Fieke Jansen is a tech skeptic, a researcher, educator and advocate on the impact of technology on society. She is a PhD candidate at the Data Justice Lab at Cardiff University where she explores the intersection of data justice and data-driven policing. Prior to her PhD she worked at Tactical Tech and Hivos on data, privacy, digital security and human rights. Her interest in the relationship between AI and the environment began during her Mozilla fellowship.
What does a sustainable and just internet mean to you?
A sustainable and just internet is an infrastructure that works for the benefit of people and planet and not profit. It is a structure that does not reproduce and accelerate the extractive and exclusionary logic of our capitalist society—in which power and profit end up in the hands of a small group of tech capitalist at the expense of everyone else, but especially at the expense of some communities and environments. A sustainable and just internet not only strives to be built in openness and inclusiveness, but it puts the needs of under-represented and under-served communities and the environment centre stage.
In your opinion, what are the most important things internet professionals should do to advance climate justice?
We need to learn how to contextualize our work and also that we, people with technological skills and knowledge, have dominated the social debate at the expense of more nuanced understanding of power structures. So we need to start by listening and reflecting that the solution to social and environmental problems might not be technology or more technology. When we adopt a critical perspective about society and the role technology plays in shaping it, we can start building an alternative vocabulary, technological environment, standards and policy that is aimed to support people and planet and devalues profit.
What role does policy play in your practice? How do you approach social justice and digital rights?
European technology policy debates are often top-down and abstract—discussed within the confinements of Brussels or the members states’ capitals. These generic and procedural discussion allow policy makers to set conditions in which technology can be developed and deployed. This is often very far removed from how these technologies are created and materialize in society. In addition it sets the state aside as a neutral legislator, rather then a power holder that created an enabling environment through its legislative, investment, implementing and consumer arm. I believe that we have to flip this process and shape policy from experiences and practice. For this we need to clearly understand what is at stake and who is impacted.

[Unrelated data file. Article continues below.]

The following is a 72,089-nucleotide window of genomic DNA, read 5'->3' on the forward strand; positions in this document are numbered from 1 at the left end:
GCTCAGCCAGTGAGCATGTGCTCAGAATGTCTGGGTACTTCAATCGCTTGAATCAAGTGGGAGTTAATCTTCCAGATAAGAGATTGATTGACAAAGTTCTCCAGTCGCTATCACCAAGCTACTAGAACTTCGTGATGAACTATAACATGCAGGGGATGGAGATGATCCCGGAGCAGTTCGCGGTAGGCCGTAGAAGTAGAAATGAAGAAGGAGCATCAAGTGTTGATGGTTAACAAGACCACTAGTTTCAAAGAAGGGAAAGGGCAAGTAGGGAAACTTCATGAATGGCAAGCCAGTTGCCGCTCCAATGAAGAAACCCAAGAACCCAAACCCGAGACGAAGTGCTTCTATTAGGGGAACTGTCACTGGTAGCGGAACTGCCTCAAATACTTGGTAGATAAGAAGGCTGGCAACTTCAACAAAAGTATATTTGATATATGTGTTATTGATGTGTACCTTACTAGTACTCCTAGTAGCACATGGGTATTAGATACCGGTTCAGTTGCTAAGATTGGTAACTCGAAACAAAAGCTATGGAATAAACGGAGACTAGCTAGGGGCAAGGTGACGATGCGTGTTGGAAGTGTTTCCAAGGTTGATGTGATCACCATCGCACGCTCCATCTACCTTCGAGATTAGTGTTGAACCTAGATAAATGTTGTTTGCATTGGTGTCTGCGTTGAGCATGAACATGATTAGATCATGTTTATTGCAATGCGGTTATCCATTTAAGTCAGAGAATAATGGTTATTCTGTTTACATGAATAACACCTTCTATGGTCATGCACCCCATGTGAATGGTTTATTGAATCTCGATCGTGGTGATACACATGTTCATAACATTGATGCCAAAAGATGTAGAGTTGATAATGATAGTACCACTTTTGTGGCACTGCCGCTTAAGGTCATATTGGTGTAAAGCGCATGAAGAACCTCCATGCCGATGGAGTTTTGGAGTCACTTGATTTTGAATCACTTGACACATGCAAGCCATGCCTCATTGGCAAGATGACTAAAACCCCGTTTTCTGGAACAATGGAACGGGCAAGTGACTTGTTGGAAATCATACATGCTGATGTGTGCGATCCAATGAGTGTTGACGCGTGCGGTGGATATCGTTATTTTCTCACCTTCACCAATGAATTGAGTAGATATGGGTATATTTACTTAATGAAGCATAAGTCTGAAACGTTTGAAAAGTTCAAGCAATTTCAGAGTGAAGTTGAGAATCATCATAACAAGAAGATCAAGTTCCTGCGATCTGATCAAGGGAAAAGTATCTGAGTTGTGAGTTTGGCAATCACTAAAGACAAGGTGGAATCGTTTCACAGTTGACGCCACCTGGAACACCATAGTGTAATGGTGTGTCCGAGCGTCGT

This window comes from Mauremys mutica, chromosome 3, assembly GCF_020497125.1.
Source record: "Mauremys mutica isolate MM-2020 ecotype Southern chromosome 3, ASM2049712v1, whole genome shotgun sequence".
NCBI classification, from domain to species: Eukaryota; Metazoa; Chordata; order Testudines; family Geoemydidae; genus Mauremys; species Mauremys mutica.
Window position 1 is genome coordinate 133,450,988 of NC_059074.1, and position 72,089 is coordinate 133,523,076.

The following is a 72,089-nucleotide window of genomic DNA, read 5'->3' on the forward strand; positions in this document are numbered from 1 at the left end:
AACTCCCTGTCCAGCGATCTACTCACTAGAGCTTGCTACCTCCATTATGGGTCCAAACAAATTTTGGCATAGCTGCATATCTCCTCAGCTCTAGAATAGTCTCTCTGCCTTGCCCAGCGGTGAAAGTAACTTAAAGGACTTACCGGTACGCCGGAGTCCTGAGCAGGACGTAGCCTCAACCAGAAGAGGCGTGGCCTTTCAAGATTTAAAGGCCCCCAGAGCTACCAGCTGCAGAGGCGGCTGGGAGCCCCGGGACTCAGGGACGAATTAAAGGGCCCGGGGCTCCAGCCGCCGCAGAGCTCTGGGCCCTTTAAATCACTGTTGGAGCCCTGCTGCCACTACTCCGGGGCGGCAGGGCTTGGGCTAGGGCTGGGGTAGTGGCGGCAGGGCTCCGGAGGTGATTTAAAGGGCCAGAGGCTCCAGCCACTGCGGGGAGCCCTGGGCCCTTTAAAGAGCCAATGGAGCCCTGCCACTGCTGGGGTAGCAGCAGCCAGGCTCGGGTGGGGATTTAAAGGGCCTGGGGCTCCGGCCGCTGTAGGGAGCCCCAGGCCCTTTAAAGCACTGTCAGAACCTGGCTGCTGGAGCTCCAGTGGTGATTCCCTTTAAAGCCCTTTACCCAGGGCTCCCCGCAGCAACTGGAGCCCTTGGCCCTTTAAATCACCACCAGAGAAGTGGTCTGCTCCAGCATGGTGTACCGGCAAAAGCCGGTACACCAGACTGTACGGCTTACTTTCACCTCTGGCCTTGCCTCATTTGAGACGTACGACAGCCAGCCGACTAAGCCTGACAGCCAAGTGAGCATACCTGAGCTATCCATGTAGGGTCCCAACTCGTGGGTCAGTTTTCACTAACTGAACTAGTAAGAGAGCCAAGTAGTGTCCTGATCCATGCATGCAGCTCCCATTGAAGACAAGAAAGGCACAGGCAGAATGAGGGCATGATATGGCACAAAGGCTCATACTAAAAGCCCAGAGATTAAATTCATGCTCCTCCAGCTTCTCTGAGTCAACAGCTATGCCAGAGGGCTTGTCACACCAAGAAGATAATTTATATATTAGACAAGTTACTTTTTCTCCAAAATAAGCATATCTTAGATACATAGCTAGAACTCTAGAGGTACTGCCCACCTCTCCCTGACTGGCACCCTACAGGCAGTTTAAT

My approach to social justice and digital rights is that I’m from the digital rights community, and in recent years I have started engaging more with social and racial justice actors. Here, I have learned that the digital rights community should start by listening. This allows us to decenter technology in our analysis of society and unpack the power structure it is reproducing and accelerating.
What do you look forward to learning about in this fellowship program? What unique perspectives or skills would you like to contribute?
I’m looking forward to learning from people who come at this intersection from other perspectives. I’d like to learn from one another in an open sharing environment. My skills that I can contribute are an understanding of technology and its policy, experience in creating educational resources, bringing different view points together when engagement in discussion around technology, and an interest to set new agenda’s and influence upwards.
Anything else you’d like to share? About your fellowship plans, about the intersection of the internet, climate justice and openness, or your work in general?
I’m interested in a number of things. First is to learn more about the intersection of digital rights and climate justice, translate this into understandable language for the broader community and learn from those civic actors who have worked against industrial policy, for example in energy and agriculture, and to see how we can bring these learning into the critical technology space.
Up next: Introducing the other fellows
Five fellows are in the Green Web program, and each week we’ll introduce another one. After that, they’ll be blogging here as they chronicle their learning and experiments exploring this field.